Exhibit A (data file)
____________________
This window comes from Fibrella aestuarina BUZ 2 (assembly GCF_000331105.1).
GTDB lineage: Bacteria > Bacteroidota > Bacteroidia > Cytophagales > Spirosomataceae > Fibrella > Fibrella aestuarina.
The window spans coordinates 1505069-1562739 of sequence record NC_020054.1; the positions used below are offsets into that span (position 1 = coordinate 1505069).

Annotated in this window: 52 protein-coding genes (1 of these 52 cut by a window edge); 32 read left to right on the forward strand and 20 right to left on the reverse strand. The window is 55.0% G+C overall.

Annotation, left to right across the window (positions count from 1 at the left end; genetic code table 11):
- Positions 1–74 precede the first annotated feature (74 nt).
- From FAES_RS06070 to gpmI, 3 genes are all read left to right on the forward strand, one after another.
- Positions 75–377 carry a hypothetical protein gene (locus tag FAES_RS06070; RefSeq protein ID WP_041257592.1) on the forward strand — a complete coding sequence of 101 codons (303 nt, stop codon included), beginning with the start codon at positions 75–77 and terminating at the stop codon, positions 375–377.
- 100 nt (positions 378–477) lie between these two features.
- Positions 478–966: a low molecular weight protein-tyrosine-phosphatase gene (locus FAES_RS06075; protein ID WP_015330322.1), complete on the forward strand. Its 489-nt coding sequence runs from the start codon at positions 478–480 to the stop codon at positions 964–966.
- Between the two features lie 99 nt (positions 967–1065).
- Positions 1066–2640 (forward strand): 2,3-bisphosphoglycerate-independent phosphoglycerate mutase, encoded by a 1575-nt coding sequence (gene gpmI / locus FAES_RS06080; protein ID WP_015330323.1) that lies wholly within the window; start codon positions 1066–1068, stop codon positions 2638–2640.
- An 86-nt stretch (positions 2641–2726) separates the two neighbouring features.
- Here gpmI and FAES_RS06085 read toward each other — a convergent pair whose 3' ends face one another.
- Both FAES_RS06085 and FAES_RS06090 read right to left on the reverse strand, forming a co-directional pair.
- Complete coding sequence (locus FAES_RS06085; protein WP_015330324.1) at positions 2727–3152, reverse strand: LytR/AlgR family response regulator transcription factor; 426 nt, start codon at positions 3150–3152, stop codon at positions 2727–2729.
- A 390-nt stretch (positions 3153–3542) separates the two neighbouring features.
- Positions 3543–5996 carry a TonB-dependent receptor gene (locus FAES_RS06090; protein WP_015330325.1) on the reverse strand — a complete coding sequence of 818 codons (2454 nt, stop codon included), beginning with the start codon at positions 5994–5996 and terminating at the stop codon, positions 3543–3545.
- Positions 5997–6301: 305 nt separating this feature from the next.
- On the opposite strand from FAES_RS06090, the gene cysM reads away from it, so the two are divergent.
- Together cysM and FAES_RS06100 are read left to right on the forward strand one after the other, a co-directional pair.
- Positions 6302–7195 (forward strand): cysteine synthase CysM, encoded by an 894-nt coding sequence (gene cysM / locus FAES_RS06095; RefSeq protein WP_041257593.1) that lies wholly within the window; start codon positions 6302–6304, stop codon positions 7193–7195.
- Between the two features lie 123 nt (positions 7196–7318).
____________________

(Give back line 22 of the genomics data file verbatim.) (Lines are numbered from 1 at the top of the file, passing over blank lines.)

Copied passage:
- Positions 6302–7195 (forward strand): cysteine synthase CysM, encoded by an 894-nt coding sequence (gene cysM / locus FAES_RS06095; RefSeq protein WP_041257593.1) that lies wholly within the window; start codon positions 6302–6304, stop codon positions 7193–7195.